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Space Invaders (Atari VCS, 1980)



Space Invaders (Atari VCS, 1980)


According to Phoenix: The Fall and Rise of Videogames by Leonard Herman (a book every classic gamer should own, soon to come out in its fourth edition!), Space Invaders came out in January of 1980 and is considered to be the first "Killer App" for a home videogame console. In addition, it was the first time a videogame company licensed another videogame company's arcade game for port to a home system.


Okay, history portion over, I'll leave it to real historians to discuss such things (i.e. go get that Phoenix book); let's talk about this cart.


We've seen versions of Space Invaders before on the Bally Pro Arcade (Space Invaders, later known as Astro Invaders) and on the APF MP1000 (Space Destroyers). Of the versions we've looked at so far, Space Destroyers wins for looking closest to the Arcade version of Space Invaders.


Atari's version isn't much to see at first glance. The Invaders are yellow and blocky looking. There's only 36 of them. There's three protective bunkers instead of four. The cannon looks different from the cannon in the arcade. The scores are different looking, etc...


One could go on about how it looks, but like so many will tell you: it hasn't always been about the looks. Good videogames can have a "groove" that you can get into while you're playing, a sort of zone that is enjoyable and addictive. This home port has that groove. I enjoy playing it as much now as I did during Xmas vacation of 1980.


Of course, back then, I only had two standard Atari Joysticks. Today, I've got multiple joysticks with which to defend the planet, including a Wico bat, a fit-to-hand-form clicky Epyx joystick and my favorite to use now: a three button Genesis controller. I don't know how I used to play this game for such long periods with the standard joystick -- these days, my left thumb starts to hurt after only five minutes!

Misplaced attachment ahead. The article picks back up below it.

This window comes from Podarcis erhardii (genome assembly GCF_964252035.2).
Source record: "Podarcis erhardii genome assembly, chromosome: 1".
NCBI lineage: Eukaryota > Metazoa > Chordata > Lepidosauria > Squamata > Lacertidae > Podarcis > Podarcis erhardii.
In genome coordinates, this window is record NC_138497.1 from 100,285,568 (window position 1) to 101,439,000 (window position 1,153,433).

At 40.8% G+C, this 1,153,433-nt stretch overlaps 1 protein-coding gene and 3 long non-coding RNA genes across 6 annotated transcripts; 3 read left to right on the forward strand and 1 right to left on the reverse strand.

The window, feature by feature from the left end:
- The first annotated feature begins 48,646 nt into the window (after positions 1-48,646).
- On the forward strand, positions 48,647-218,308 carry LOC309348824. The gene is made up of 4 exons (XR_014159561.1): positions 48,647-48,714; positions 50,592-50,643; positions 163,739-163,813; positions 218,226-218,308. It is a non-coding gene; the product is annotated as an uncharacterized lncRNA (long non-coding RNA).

Anyway, I should describe the actual game, though I doubt there's a single one of you out there that's never played Space Invaders.


A 6x6 grid of space aliens stomp from left to right, right to left, getting a little lower each time they hit a side edge of the playfield. You control a cannon that can move right or left that fires up from the bottom of the screen. You can fire one missile at a time, and you cannot fire again until the previous missile either destroys an invader or disappears into space. The idea is to kill them all before they reach the bottom of the screen, i.e. "Earth". While firing at them, they are firing at you and you must dodge and utilize the cover of the three protective shields when needed. The shields are destructible, so if you or the invaders shoot the shields, they are eaten away, pixel by pixel. At some point the invaders will get close enough so that the shields disappear altogether which means it's only a couple of times left and right before they are literally "on" you. Periodically, a Command Alien Ship, will traverse the top of the screen. You should also try to destroy this ship, not only because it, too, is the enemy, but because it yields bonus points and helps your score. What's the point in saving the world if nobody is keeping score?


The most notable sound effects are of the invaders marching side to side. It's a steady, tension building "tromp, tromp, tromp" which speeds up as the number of invaders becomes fewer and fewer. If you manage to survive by dodging the unceasing "laser bombs", you can see and hear the "tromp, tromp, tromp" get progressively faster. Finally, you have a lone invader zipping across the screen like some insane bunny. If you are able to kill the last one, the next attack wave will begin again shortly, and this time they'll start even closer. After a few attack waves, the invaders start so close to the bottom of the screen that they just have to go across the screen once before it is "game over".